Fed workers get benefits boost with budget deal

The budget deal President Clinton worked out with Congress includes legislation favorable to government workers. Unfortunately in this case federal workers' gain will be taxpayers' loss.

The budget compromise contained broad guidelines for spending within specific accounts. The details however were left to congressional committees and subcommittees with the understanding that the resulting legislation had to be consistent with the president's priorities. The Civil Service Task Force a caucus of Senate and House legislators who represent the interests of federal employees successfully crafted legislation that should make federal employees happy.

That legislation found its way into the budget by way of an amendment inserted by the House Government Reform and Oversight Committee. The amendment creates a new formula for dividing premiums between the government and employees or retirees subscribing to the Federal Employees Health Benefits Program (FEHBP).

Under existing law the government contribution is set by a complex formula based on the premiums of five of the largest plans and a sixth "phantom" plan. This phantom plan was developed when Aetna previously one of the six largest FEHBP carriers left the program some years ago. When Aetna left Congress decided to save time and not change the formula. Instead the government estimated what Aetna would have charged if it had remained in the FEHBP and cranked that into the calculation. Sounds nutty but that's what they did.

This phantom formula has held the government's contribution near 72 percent since 1989 but it was set to expire in 1998 as a result of legislation enacted in 1993.

According to estimates from the Office of Personnel Management failure to extend or replace the current formula would have cost federal employees approximately $23 per month from their pay and annuities and the government's share of the total premium would drop from 72 percent to approximately 63 percent - good for taxpayers but not particularly good for federal workers.

The reconciliation amendment does not continue the phantom plan but alters the way government contributions are calculated. The calculation will now take into account the premium charged by all FEHBP carriers not just the "big six." The premium changes made by each plan will be divided by the number of plan participants producing an average premium change figure per employee or annuitant. This number will then be used to calculate the government contribution.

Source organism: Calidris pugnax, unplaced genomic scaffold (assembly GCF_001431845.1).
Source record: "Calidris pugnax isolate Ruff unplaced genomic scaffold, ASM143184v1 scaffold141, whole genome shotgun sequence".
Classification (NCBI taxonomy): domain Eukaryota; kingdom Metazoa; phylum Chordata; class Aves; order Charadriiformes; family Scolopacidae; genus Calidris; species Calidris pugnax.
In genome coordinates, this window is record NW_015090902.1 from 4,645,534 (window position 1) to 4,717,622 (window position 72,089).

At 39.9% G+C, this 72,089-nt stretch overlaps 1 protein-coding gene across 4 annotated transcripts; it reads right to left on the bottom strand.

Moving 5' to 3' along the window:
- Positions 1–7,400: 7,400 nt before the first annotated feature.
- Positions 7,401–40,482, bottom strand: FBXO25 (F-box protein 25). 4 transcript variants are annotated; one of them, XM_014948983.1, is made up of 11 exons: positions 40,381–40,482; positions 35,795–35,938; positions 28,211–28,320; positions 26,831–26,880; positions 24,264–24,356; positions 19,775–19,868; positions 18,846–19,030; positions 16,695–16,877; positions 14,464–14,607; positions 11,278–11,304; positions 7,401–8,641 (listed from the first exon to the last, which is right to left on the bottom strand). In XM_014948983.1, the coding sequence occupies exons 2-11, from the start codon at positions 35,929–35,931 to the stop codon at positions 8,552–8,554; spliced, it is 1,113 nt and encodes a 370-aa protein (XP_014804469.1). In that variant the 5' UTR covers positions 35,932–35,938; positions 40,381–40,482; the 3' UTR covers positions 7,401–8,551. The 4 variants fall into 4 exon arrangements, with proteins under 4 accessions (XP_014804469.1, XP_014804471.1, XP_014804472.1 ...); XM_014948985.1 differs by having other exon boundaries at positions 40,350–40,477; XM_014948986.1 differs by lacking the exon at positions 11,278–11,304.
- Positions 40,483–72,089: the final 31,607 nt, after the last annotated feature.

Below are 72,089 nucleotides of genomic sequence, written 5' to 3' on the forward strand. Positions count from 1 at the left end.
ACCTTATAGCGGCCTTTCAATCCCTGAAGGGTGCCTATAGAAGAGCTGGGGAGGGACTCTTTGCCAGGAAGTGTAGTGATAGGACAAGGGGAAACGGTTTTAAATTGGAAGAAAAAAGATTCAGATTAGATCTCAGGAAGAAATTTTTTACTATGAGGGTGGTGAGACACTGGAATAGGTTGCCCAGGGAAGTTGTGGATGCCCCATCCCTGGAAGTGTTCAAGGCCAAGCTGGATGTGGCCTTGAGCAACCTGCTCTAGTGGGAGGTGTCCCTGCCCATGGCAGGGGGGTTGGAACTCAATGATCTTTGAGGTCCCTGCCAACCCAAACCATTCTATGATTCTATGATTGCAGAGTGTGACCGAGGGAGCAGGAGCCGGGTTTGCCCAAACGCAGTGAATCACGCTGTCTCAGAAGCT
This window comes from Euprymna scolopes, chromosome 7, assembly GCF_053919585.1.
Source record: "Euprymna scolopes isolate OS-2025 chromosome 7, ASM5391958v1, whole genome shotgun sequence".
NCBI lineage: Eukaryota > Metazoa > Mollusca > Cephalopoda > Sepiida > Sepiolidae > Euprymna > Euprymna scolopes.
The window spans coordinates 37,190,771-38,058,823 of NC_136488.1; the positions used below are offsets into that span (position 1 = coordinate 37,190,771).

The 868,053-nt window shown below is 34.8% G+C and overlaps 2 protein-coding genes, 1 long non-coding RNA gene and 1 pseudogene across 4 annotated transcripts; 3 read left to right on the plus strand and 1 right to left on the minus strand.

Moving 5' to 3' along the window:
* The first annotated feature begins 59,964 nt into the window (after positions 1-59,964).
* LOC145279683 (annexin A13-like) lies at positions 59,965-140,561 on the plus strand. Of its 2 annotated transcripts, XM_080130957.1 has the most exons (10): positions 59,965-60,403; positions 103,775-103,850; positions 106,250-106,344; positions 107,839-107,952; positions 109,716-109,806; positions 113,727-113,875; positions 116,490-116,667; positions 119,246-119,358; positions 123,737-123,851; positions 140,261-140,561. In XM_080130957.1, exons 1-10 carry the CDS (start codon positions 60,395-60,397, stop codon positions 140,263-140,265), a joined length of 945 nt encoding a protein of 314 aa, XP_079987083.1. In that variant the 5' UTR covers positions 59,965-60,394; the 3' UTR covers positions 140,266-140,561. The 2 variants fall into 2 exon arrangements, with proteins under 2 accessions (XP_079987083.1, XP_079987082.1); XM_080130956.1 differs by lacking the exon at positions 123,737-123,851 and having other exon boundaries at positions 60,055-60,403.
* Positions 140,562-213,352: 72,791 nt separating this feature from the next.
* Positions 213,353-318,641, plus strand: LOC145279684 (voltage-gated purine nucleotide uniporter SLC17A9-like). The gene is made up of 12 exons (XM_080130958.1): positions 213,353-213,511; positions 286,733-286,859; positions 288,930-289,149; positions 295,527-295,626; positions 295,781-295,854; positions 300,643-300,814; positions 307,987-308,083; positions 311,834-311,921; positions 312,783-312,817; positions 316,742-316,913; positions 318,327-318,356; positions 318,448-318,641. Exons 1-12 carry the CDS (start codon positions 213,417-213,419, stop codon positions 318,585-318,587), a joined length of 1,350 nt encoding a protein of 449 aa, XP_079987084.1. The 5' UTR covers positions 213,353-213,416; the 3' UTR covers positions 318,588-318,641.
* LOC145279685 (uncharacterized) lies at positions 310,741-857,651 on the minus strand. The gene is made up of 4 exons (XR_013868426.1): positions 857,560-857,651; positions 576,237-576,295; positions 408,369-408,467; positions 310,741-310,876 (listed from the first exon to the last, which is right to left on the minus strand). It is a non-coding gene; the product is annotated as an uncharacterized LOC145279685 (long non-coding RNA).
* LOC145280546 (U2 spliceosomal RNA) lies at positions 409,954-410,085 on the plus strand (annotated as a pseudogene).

By adopting this approach proponents say the program will more accurately reflect changes in health benefit premiums while still encouraging federal employees to shop for the best deal. That is because the maximum government contribution to any one plan will remain capped at 75 percent and premiums will not rise as they would have without this amendment.

Now we all know that this is good news for federal employees but how can proponents have the audacity to label this the "Fair Share" formula? Fair for whom? Certainly not for the average nonfederal working stiff who is struggling to make ends meet.

Maybe this is why Congress is also considering a tax cut - to mollify those who would question why federal workers are getting a break on their health benefit premiums when the rest of the country is struggling under "managed care."

Don't get me wrong I am not opposed to this amendment because it helps federal employees and retirees like me. But let's recognize this for what it is: a special-interest rider tacked onto the budget bill by the Civil Service Task Force.

-- Bureaucratus is a retired federal employee who contributes regularly to Federal Computer Week.

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